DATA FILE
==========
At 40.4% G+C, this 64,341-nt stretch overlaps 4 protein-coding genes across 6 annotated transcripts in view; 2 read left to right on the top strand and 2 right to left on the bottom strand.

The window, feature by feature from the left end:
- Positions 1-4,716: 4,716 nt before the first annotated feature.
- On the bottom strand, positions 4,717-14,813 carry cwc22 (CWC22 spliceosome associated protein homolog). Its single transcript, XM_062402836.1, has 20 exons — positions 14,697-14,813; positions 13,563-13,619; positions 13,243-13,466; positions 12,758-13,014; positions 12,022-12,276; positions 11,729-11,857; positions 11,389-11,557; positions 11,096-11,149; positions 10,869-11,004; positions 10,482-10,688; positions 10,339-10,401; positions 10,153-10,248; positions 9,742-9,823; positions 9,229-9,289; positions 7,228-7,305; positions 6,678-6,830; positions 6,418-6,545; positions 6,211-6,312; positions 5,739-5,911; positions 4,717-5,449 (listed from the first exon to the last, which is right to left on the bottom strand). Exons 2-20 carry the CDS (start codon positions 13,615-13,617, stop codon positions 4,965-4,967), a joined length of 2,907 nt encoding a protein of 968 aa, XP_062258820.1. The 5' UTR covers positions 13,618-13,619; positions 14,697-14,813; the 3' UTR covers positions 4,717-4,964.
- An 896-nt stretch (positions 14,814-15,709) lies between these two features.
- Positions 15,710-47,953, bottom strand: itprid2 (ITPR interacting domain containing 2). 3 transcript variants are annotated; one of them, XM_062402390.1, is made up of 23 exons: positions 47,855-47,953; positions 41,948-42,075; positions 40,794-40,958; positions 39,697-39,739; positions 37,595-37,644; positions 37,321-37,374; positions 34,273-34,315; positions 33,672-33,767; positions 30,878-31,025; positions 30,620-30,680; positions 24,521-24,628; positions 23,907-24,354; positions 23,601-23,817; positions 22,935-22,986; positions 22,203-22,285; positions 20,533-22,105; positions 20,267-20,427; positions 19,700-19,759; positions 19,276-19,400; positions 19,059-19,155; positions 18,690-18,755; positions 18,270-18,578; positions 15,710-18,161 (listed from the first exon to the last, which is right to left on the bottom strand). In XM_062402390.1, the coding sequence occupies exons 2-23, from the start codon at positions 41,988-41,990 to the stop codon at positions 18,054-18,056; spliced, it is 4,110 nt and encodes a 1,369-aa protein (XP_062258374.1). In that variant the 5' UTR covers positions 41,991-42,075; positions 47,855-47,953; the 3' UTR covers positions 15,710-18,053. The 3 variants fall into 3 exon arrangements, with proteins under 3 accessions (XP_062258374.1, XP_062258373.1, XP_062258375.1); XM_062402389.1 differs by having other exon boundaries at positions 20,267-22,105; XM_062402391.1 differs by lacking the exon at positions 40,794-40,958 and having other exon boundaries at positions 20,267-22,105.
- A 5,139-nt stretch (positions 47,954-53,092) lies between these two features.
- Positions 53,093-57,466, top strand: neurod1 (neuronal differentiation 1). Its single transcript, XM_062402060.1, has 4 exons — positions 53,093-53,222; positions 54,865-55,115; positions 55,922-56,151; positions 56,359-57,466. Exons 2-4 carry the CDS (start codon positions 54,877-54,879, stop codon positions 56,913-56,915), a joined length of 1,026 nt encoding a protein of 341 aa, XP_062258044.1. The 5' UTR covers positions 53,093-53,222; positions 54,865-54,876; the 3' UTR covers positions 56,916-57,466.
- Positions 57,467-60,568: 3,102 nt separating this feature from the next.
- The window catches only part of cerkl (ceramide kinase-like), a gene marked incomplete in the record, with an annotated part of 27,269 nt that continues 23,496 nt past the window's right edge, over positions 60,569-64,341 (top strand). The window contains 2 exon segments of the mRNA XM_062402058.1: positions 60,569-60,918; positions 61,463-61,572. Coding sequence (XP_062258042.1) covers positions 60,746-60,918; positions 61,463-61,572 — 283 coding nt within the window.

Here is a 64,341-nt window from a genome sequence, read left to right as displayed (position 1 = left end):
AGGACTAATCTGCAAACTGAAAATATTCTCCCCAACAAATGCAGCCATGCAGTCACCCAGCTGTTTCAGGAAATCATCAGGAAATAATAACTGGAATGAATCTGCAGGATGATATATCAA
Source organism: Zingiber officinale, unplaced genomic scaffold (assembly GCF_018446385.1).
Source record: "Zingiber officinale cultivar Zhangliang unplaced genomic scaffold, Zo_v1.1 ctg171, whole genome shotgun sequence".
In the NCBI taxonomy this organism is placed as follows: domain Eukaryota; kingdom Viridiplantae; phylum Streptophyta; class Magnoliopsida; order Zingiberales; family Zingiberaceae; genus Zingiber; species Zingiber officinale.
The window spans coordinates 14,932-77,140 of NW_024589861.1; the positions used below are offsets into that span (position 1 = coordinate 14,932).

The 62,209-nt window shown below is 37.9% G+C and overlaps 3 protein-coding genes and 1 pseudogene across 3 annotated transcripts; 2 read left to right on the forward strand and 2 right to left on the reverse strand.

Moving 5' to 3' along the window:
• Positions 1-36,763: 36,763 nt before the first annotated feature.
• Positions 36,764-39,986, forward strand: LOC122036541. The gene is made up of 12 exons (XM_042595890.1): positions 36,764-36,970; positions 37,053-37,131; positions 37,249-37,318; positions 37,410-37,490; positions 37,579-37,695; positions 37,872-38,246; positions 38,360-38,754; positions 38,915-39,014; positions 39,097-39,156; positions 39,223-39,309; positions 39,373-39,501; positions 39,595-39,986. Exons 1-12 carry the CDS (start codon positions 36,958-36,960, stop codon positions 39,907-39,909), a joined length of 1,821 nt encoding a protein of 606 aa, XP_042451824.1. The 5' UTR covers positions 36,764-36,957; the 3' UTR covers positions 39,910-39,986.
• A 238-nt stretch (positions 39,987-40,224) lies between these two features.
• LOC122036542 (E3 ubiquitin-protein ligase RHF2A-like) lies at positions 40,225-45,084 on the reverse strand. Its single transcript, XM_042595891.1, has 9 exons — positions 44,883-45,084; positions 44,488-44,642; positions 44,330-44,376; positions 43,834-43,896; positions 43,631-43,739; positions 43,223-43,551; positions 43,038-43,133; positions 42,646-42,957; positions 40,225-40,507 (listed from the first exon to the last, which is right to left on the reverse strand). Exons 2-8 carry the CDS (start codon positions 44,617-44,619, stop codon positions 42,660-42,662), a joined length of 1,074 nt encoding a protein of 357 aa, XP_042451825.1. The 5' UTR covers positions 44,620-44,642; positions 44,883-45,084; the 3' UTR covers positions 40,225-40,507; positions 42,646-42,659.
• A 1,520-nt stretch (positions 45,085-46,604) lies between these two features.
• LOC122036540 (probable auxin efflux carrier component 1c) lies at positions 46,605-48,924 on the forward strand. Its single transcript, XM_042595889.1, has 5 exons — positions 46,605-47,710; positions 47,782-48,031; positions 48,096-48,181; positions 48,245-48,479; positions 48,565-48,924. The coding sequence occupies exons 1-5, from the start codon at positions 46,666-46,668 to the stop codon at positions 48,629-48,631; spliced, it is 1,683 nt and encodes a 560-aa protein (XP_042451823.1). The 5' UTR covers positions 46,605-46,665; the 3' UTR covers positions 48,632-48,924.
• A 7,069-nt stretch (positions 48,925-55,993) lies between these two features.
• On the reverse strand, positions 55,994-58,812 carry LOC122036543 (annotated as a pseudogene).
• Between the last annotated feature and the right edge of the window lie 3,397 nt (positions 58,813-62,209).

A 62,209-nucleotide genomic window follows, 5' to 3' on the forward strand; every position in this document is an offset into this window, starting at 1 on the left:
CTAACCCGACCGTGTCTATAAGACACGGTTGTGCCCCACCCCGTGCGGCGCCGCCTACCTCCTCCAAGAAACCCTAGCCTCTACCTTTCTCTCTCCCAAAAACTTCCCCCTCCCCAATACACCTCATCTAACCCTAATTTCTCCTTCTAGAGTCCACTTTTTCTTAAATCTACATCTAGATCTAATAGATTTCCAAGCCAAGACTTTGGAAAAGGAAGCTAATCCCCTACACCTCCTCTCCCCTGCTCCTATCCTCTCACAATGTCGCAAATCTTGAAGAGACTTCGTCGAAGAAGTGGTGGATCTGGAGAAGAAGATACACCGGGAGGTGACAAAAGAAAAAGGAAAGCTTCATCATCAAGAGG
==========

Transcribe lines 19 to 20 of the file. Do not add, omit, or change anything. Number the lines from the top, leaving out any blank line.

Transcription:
• Positions 1-36,763: 36,763 nt before the first annotated feature.
• Positions 36,764-39,986, forward strand: LOC122036541. The gene is made up of 12 exons (XM_042595890.1): positions 36,764-36,970; positions 37,053-37,131; positions 37,249-37,318; positions 37,410-37,490; positions 37,579-37,695; positions 37,872-38,246; positions 38,360-38,754; positions 38,915-39,014; positions 39,097-39,156; positions 39,223-39,309; positions 39,373-39,501; positions 39,595-39,986. Exons 1-12 carry the CDS (start codon positions 36,958-36,960, stop codon positions 39,907-39,909), a joined length of 1,821 nt encoding a protein of 606 aa, XP_042451824.1. The 5' UTR covers positions 36,764-36,957; the 3' UTR covers positions 39,910-39,986.